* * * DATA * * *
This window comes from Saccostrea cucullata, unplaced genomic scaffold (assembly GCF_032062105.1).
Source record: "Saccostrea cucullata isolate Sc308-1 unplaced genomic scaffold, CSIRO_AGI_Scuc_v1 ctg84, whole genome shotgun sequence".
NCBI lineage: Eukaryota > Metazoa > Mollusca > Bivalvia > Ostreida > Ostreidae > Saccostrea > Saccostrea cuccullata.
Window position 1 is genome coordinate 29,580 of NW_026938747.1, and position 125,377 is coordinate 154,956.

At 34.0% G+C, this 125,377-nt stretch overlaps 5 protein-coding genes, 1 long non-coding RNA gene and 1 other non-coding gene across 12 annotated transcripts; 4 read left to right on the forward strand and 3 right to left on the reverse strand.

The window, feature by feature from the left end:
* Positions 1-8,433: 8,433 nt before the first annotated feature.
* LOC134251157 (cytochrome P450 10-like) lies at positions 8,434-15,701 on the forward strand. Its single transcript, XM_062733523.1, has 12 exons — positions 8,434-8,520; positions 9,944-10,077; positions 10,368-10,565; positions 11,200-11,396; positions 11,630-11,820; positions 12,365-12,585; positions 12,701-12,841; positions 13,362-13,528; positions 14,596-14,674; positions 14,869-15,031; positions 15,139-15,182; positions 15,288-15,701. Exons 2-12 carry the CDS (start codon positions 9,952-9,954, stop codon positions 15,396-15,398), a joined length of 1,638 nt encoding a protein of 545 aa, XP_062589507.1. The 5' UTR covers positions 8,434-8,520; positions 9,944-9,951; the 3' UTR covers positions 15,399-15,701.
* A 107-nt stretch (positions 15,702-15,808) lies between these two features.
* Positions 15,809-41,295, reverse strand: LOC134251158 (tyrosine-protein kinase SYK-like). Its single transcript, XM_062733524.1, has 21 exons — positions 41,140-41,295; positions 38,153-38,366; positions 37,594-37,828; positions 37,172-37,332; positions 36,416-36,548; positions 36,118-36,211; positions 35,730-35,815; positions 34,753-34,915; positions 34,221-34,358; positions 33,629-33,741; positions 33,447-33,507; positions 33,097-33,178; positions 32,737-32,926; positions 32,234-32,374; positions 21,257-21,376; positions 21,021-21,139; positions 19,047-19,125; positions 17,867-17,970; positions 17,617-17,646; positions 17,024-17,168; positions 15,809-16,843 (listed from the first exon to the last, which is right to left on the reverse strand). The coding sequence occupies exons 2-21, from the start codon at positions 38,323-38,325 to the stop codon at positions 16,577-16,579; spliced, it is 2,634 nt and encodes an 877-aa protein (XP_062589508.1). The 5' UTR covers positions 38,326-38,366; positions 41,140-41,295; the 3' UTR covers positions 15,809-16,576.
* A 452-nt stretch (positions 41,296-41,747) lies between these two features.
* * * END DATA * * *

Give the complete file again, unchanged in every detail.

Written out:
This window comes from Saccostrea cucullata, unplaced genomic scaffold (assembly GCF_032062105.1).
Source record: "Saccostrea cucullata isolate Sc308-1 unplaced genomic scaffold, CSIRO_AGI_Scuc_v1 ctg84, whole genome shotgun sequence".
NCBI lineage: Eukaryota > Metazoa > Mollusca > Bivalvia > Ostreida > Ostreidae > Saccostrea > Saccostrea cuccullata.
Window position 1 is genome coordinate 29,580 of NW_026938747.1, and position 125,377 is coordinate 154,956.

At 34.0% G+C, this 125,377-nt stretch overlaps 5 protein-coding genes, 1 long non-coding RNA gene and 1 other non-coding gene across 12 annotated transcripts; 4 read left to right on the forward strand and 3 right to left on the reverse strand.

The window, feature by feature from the left end:
* Positions 1-8,433: 8,433 nt before the first annotated feature.
* LOC134251157 (cytochrome P450 10-like) lies at positions 8,434-15,701 on the forward strand. Its single transcript, XM_062733523.1, has 12 exons — positions 8,434-8,520; positions 9,944-10,077; positions 10,368-10,565; positions 11,200-11,396; positions 11,630-11,820; positions 12,365-12,585; positions 12,701-12,841; positions 13,362-13,528; positions 14,596-14,674; positions 14,869-15,031; positions 15,139-15,182; positions 15,288-15,701. Exons 2-12 carry the CDS (start codon positions 9,952-9,954, stop codon positions 15,396-15,398), a joined length of 1,638 nt encoding a protein of 545 aa, XP_062589507.1. The 5' UTR covers positions 8,434-8,520; positions 9,944-9,951; the 3' UTR covers positions 15,399-15,701.
* A 107-nt stretch (positions 15,702-15,808) lies between these two features.
* Positions 15,809-41,295, reverse strand: LOC134251158 (tyrosine-protein kinase SYK-like). Its single transcript, XM_062733524.1, has 21 exons — positions 41,140-41,295; positions 38,153-38,366; positions 37,594-37,828; positions 37,172-37,332; positions 36,416-36,548; positions 36,118-36,211; positions 35,730-35,815; positions 34,753-34,915; positions 34,221-34,358; positions 33,629-33,741; positions 33,447-33,507; positions 33,097-33,178; positions 32,737-32,926; positions 32,234-32,374; positions 21,257-21,376; positions 21,021-21,139; positions 19,047-19,125; positions 17,867-17,970; positions 17,617-17,646; positions 17,024-17,168; positions 15,809-16,843 (listed from the first exon to the last, which is right to left on the reverse strand). The coding sequence occupies exons 2-21, from the start codon at positions 38,323-38,325 to the stop codon at positions 16,577-16,579; spliced, it is 2,634 nt and encodes an 877-aa protein (XP_062589508.1). The 5' UTR covers positions 38,326-38,366; positions 41,140-41,295; the 3' UTR covers positions 15,809-16,576.
* A 452-nt stretch (positions 41,296-41,747) lies between these two features.